We know Peter Drucker’s line: “Culture eats strategy for breakfast.” But do we take it to heart? 

In the Harvard Business Review article “The Leader’s Guide to Corporate Culture,” the authors note, “Strategy and culture are among the prime levers at top leaders’ disposal in their never-ending quest to maintain organizational viability and effectiveness.”

Why care? Because in the last 15 years, the workforce has changed drastically and 70% of employees are now disengaged or hate their jobs. Turnover is up everywhere.

My friend, Steve Stowell, at The Center for Management and Organizational Effectiveness, says strategy is everybody’s business. He should know. He wrote the book Strategy Is Everybody’s Job. It made me think, shouldn’t culture be everyone’s business as well? Of course, it starts from the top, but every employee must buy into the cultural norms and understand and agree with what is encouraged, discouraged, accepted and rejected. Culture shapes an organization both behaviorally and attitudinally. One of the authors of the above-mentioned HBR article, Boris Groysberg, says, “When properly aligned with personal values, drives and needs, culture can unleash tremendous amounts of energy toward a shared purpose and foster an organization’s capacity to thrive.”

When culture is aligned with strategy, there are positive organizational outcomes.

Groysberg identifies two dimensions that define culture:

  • People Interactions. Some organizations foster highly independent interactions, resulting in autonomy, individual orientation and competition. Other organizations are highly interdependent, resulting in a high degree of integration, relationship management and coordination of group efforts.
  • Response to Change. One end of the spectrum has firms that emphasize stability. Rules are followed. There is consistency, predictability and status quo. On the opposite end of the spectrum, the emphasis is on flexibility, innovation and adaptability with an openness to change.

Plotting firms along these two axes, Groysberg has identified eight cultural styles: caring (Disney), purpose (Whole Foods), learning (Tesla), enjoyment (Zappos), results (GSK), authority (Huawei), safety (Lloyd’s of London) and order (SEC). He emphasizes there is no good or bad style. Each has strengths and weaknesses. Curious about your firm’s cultural profile? Take the assessment: https://hbr.org/2018/01/the-culture-factor.

It’s difficult, but not impossible, to change or evolve a company’s culture since it involves the emotional and social dynamics of its people. Groysberg identifies four effective practices:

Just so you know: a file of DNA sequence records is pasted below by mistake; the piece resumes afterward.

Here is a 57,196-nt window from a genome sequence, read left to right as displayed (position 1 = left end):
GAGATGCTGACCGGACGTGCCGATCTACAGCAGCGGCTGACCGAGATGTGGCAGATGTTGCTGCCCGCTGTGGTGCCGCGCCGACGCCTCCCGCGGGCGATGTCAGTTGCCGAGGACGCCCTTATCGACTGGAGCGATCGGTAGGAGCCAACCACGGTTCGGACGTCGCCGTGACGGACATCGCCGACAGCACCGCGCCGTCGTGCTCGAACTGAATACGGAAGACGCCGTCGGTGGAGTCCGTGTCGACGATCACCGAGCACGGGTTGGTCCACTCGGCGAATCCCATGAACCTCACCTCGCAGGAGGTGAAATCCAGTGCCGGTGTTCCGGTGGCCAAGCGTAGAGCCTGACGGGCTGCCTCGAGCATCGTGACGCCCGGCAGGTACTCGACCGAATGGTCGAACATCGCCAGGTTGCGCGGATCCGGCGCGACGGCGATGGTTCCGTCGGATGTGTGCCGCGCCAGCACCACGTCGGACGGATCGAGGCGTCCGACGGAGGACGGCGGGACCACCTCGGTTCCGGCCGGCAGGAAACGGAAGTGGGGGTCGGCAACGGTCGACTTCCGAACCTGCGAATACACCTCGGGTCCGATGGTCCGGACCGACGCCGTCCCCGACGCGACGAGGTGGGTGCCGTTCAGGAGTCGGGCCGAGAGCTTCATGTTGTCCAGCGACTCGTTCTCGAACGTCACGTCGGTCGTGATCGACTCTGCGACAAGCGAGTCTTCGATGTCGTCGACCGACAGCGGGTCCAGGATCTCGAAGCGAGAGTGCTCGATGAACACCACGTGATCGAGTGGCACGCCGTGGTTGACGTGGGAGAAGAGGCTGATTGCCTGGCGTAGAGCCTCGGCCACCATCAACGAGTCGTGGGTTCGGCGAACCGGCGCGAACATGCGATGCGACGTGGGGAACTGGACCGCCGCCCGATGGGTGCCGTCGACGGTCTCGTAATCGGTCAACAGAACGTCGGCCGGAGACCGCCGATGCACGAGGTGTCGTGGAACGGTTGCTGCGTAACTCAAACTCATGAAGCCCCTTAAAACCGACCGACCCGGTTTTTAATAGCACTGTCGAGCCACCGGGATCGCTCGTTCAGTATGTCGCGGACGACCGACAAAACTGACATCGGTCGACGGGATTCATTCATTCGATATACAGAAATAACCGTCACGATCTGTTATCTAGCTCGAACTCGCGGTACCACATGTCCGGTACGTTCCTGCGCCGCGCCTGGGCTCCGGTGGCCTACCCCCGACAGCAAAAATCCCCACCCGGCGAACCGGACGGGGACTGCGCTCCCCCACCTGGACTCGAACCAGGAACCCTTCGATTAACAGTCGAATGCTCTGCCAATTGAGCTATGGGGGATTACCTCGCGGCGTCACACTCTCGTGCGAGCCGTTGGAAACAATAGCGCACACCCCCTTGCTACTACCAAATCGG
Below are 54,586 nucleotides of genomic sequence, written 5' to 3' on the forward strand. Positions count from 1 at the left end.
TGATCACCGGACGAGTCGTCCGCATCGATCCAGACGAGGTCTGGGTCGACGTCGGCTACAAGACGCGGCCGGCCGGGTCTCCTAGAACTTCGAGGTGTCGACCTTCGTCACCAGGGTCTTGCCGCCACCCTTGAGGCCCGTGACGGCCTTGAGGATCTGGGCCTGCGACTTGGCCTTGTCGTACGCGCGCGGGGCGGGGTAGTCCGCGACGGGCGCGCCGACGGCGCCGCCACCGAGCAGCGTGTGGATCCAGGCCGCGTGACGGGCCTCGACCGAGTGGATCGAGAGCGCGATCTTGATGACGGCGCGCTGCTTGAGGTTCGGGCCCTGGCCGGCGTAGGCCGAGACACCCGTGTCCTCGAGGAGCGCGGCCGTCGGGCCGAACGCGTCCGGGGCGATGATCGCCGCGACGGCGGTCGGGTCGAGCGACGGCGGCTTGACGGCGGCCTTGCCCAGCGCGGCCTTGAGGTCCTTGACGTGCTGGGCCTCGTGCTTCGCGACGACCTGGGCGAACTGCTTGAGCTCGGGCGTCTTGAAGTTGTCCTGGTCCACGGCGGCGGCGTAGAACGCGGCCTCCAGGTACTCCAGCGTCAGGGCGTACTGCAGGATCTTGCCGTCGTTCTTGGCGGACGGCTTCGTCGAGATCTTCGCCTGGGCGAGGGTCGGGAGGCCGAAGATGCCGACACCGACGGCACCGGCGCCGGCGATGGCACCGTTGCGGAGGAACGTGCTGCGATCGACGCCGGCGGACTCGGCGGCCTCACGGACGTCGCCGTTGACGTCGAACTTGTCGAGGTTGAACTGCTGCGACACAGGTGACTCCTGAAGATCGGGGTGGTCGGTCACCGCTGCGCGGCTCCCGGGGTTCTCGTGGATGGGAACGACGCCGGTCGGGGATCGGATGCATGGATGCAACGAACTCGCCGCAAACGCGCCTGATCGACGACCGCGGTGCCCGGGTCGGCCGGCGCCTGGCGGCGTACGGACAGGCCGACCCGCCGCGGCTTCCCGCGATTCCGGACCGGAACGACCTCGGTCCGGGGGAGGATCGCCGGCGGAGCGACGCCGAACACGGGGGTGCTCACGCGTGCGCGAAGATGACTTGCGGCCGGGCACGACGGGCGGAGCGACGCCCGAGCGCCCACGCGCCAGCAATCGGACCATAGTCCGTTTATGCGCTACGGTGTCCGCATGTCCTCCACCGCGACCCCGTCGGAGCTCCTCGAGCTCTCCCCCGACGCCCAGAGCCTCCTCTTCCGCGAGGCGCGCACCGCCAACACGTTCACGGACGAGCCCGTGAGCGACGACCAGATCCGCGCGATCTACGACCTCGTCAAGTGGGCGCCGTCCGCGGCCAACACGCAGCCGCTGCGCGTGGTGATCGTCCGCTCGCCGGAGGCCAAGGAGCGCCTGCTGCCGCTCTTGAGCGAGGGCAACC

• Articulate your aspiration. First analyze the current culture and then clearly define which current outcomes do or do not align with anticipated market and business conditions. It is important to talk about the change in terms of the present business challenges and opportunities as well as aspirations and trends. Using tangible examples is critical to people’s understanding of and willingness to change. If a firm’s cultural style is results and authority but its industry is facing rapid change, it may need to shift to a learning culture while remaining focused on results.
  • Select and develop leaders who align with the target culture. Since leaders are the catalysts for change, it is important they be engaged, energized and educated about the important relationship between culture and strategic direction. Once leaders understand the relevance, the benefits and the impact they can have on the organization, they will support the change.
  • Use organizational conversations about culture to underscore the importance of change. Colleagues can talk each other through the change. Employees who see their leaders talking about new business outcomes and behaving differently will begin to behave differently themselves. Road shows, listening tours and structured group discussions are all great tools when shifting culture.
  • Reinforce the desired change through organizational design. Use the company’s systems, structures and processes to support the aspiration. For example, aspirational supporting goals should be part of the performance appraisal. Training should reinforce the cultural change. Org charts and reporting structures should be realigned to support the cultural change.

It’s not easy, but Groysberg says, “It is possible to improve organizational performance through culture change...Leading with culture may be one of the few sources of competitive advantage left to companies today.”

If you’re interested in exploring culture further, The Leadership Academy is offering a virtual class, “A Company Culture for Today’s New World,” beginning March 6. We’d love you to join us.

McDaid is The Council’s SVP of Leadership & Management Resources. elizabeth.mcdaid@ciab.com